Right-to-work legislation in Indiana cleared one of its final steps Monday with a state Senate committee passing the bill 6-1. Supporters of right-to-work, led by Indiana’s Republican Governor Mitch Daniels, say it is needed to bring business and jobs to the state. But opponents call it “union busting” and say it will hurt workers with lower wages.
If the bill gets final approval Wednesday it will allow workers to opt out of paying union dues, even when a workplace is unionized.
Local 150 International Union of Operating Engineers representative Todd Vandermyde told the Sun Times the bill goes against a protection found in the state Constitution restricting services from being demanded without just compensation.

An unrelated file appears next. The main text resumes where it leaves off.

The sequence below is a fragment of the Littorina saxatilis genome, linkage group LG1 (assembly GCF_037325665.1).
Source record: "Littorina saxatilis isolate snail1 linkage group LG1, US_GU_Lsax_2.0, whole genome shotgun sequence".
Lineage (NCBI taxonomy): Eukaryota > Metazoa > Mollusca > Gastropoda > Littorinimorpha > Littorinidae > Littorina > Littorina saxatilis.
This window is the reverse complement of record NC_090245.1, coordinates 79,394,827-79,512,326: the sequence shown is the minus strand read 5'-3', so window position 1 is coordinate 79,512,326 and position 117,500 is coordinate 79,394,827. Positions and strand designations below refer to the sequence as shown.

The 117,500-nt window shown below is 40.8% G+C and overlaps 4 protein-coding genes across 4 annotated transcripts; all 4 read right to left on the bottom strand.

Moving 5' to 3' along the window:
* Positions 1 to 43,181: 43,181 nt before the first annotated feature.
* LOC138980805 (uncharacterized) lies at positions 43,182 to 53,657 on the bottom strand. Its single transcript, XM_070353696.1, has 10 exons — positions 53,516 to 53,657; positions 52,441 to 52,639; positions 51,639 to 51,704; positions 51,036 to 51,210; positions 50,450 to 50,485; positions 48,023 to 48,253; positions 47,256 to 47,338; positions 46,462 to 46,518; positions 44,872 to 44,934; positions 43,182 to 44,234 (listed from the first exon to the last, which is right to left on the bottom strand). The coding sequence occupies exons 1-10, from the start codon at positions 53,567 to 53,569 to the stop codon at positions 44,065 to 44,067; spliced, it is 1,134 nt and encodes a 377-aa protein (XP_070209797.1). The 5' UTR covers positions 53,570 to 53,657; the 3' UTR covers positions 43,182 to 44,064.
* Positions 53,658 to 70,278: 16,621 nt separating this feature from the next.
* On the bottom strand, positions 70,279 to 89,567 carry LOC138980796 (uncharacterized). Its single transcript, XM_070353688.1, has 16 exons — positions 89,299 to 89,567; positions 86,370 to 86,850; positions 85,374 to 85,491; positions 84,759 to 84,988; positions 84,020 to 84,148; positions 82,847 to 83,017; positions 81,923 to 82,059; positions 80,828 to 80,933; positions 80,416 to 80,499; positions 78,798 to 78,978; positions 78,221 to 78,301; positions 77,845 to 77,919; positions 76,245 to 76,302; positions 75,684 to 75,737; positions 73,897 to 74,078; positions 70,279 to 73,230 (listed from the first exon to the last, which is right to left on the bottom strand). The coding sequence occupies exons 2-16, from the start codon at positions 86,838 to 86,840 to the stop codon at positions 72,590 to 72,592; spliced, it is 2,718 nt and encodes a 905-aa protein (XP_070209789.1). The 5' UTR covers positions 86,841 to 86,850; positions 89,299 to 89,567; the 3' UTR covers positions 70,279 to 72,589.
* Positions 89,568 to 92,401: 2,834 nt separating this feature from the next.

“This bill forces my local and many others to render representation to people who choose not to be a member and pay any fees,” Vandermyde said.
Indiana would join 22 other states with right-to-work laws, most of them in the South and West, according to Reuters. Indiana’s action has stirred a national debate because no state has approved right-to-work legislation since Oklahoma a decade ago.
The bill now moves to the full Senate with the potential for amendments Tuesday and a final vote Wednesday.